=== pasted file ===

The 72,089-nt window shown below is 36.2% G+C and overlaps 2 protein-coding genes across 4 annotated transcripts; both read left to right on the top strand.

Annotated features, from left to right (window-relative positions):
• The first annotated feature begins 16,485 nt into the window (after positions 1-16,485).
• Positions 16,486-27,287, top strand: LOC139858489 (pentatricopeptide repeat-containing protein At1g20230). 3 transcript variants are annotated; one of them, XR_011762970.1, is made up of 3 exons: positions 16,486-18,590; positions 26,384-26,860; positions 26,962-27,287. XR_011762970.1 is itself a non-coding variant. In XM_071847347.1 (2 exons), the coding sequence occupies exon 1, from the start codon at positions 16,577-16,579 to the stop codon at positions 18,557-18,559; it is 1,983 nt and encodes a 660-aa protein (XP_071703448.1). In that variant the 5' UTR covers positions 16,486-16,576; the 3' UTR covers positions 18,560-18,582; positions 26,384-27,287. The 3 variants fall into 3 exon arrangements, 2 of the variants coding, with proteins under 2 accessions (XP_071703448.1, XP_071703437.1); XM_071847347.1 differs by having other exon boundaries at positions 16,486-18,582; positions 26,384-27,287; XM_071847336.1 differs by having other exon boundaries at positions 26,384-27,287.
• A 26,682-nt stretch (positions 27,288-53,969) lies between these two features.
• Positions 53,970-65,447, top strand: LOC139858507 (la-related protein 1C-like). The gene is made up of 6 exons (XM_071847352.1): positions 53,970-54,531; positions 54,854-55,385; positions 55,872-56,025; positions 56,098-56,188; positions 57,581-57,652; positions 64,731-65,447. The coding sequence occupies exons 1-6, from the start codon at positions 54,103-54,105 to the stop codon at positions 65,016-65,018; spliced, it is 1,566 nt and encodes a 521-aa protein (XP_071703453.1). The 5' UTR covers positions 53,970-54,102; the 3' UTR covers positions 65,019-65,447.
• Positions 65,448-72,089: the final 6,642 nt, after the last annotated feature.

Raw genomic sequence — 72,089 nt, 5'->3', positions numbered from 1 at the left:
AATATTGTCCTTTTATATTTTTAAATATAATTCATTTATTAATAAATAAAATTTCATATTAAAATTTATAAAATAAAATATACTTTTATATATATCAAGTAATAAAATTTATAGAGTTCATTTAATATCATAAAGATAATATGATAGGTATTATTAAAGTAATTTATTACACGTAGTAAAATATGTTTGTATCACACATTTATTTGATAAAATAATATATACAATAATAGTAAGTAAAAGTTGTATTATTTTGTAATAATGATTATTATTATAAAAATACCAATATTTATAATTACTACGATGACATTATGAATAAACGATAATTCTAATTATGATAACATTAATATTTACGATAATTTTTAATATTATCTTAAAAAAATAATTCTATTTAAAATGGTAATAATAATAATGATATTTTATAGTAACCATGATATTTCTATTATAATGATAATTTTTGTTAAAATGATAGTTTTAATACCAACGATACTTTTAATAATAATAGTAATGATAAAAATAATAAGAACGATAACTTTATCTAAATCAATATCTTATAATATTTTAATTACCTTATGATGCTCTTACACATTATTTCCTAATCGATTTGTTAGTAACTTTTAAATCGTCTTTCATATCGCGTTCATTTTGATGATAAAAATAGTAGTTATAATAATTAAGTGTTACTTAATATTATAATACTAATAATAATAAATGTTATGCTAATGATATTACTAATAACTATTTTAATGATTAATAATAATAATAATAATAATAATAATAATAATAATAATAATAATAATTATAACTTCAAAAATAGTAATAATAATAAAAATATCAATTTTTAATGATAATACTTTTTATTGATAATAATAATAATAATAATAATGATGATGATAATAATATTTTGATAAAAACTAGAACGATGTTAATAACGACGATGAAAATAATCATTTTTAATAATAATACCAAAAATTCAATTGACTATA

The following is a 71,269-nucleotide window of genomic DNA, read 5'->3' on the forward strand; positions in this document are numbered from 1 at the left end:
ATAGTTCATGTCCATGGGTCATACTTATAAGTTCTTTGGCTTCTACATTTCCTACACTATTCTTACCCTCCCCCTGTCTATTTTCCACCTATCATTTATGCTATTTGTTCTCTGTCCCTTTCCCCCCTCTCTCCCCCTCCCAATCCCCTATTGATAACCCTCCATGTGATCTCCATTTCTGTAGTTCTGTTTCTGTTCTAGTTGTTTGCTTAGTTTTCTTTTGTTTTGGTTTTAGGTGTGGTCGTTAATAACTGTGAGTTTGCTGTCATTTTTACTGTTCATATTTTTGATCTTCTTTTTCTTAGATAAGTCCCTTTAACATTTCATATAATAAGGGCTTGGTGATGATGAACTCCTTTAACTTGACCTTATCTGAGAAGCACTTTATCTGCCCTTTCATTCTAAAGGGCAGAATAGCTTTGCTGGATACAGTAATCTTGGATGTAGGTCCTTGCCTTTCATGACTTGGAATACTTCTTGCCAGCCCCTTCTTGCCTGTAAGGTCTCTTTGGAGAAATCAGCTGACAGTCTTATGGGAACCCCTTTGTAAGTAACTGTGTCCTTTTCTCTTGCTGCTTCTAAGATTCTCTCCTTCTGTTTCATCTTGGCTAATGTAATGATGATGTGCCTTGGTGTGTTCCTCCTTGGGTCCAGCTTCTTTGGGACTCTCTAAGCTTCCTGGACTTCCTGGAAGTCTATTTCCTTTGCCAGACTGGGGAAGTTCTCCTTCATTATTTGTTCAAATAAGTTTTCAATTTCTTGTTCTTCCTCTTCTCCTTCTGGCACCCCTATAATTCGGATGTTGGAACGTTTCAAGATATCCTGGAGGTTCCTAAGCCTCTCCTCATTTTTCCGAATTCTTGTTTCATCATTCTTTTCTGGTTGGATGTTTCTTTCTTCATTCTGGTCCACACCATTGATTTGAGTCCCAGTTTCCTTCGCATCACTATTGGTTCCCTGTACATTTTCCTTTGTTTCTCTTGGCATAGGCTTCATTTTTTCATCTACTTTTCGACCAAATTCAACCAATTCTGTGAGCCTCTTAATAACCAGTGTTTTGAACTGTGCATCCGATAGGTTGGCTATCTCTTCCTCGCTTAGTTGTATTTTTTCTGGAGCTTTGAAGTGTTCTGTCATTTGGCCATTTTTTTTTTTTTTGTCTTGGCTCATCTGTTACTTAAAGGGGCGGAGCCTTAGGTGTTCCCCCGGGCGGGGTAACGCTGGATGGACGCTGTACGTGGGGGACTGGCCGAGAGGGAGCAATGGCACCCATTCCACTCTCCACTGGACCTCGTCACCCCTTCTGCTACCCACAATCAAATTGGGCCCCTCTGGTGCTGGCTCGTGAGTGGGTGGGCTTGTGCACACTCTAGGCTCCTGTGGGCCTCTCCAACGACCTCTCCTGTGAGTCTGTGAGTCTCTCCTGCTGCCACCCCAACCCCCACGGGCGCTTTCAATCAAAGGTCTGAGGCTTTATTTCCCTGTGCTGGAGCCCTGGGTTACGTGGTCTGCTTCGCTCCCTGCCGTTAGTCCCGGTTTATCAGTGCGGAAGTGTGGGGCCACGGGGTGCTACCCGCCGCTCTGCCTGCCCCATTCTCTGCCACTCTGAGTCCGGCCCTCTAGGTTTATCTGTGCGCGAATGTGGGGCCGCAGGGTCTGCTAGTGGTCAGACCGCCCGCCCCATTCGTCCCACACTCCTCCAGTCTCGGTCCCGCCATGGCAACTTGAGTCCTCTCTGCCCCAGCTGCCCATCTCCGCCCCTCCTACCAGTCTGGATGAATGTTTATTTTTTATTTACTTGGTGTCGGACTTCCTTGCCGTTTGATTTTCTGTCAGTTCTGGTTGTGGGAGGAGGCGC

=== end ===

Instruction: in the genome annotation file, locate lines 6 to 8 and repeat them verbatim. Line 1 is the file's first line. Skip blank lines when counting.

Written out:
• Positions 53,970-65,447, top strand: LOC139858507 (la-related protein 1C-like). The gene is made up of 6 exons (XM_071847352.1): positions 53,970-54,531; positions 54,854-55,385; positions 55,872-56,025; positions 56,098-56,188; positions 57,581-57,652; positions 64,731-65,447. The coding sequence occupies exons 1-6, from the start codon at positions 54,103-54,105 to the stop codon at positions 65,016-65,018; spliced, it is 1,566 nt and encodes a 521-aa protein (XP_071703453.1). The 5' UTR covers positions 53,970-54,102; the 3' UTR covers positions 65,019-65,447.
• Positions 65,448-72,089: the final 6,642 nt, after the last annotated feature.

Raw genomic sequence — 72,089 nt, 5'->3', positions numbered from 1 at the left: